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Cardiovascular prevention before admission reduces mortality following acute myocardial infarction in patients with diabetes

Löndahl, Magnus LU ; Katzman, Per LU ; Nilsson, A; Ljungdahl, L and Prütz, KG LU (2002) In Journal of Internal Medicine1989-01-01+01:00 251(4). p.325-330
Abstract
OBJECTIVES: Previous studies have shown that patients with diabetes mellitus have an increased mortality after suffering from acute myocardial infarction (AMI). Patients with diabetes have several risk factors for cardiovascular disease. Our objective was to quantify the prevalence of pharmacological cardiovascular prevention at admission and relate such treatment to short and long-term mortality following AMI in patients with and without diabetes. DESIGN AND SUBJECTS: All patients discharged from the Department of Internal Medicine at Helsingborg Hospital in 1996 and 1997 with a principal diagnosis of AMI were included in the study. Patients were divided into two groups according to the presence or absence of diabetes. Cardiovascular risk... (More)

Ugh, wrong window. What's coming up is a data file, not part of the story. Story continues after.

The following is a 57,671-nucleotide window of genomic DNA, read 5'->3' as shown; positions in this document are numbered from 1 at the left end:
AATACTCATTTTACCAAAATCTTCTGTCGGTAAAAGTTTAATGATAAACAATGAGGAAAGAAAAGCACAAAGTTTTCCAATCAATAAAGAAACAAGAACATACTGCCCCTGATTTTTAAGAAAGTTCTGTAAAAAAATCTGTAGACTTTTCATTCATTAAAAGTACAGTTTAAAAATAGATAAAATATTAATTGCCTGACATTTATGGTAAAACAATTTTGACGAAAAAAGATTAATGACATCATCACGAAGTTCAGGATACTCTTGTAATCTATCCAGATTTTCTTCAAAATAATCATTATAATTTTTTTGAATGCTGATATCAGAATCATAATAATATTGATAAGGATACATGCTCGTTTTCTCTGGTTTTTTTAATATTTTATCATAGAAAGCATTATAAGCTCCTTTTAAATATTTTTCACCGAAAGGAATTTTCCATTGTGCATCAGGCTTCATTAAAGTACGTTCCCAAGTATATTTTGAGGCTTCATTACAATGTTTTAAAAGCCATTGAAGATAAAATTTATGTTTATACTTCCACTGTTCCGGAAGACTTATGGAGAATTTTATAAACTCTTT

OBJECTIVES: Previous studies have shown that patients with diabetes mellitus have an increased mortality after suffering from acute myocardial infarction (AMI). Patients with diabetes have several risk factors for cardiovascular disease. Our objective was to quantify the prevalence of pharmacological cardiovascular prevention at admission and relate such treatment to short and long-term mortality following AMI in patients with and without diabetes. DESIGN AND SUBJECTS: All patients discharged from the Department of Internal Medicine at Helsingborg Hospital in 1996 and 1997 with a principal diagnosis of AMI were included in the study. Patients were divided into two groups according to the presence or absence of diabetes. Cardiovascular risk factors, on-going medication, type of ward following admission, peak creatine kinase MB mass (CKMB) and immediate treatment were registered. Information about death was obtained from the national register. Kaplan-Meier analysis was performed for life-expectancy. RESULTS: A total of 673 patients with AMI were registered, of which 117 (17.4%) had diabetes. No differences in 30 days (17.1% vs. 15.3%) or 1-year (24.8% vs. 27.4%) mortality were seen between the diabetes and control groups, whereas the 2-year mortality was significantly higher in the diabetes group (40.2% vs. 29.1%). Cardiovascular risk factors occurred more often in the diabetes group and the use of aspirin, ACE-inhibitors, statins and diuretics was significantly more frequent. In patients treated with aspirin, in combination with either statin or angiotensin converting enzyme (ACE)-inhibitor, or both, no differences were seen in 30 days, 1 or 2-year mortality between groups. CONCLUSION: In contrast to earlier studies we did not find an increased 30 days and 1-year mortality in patients with diabetes suffering from AMI. This discrepancy was linked to a higher frequency of pharmacological cardiovascular prevention, a finding supporting the hypothesis that survival of a diabetes patient after AMI could be affected by factors operating before the infarction. (Less)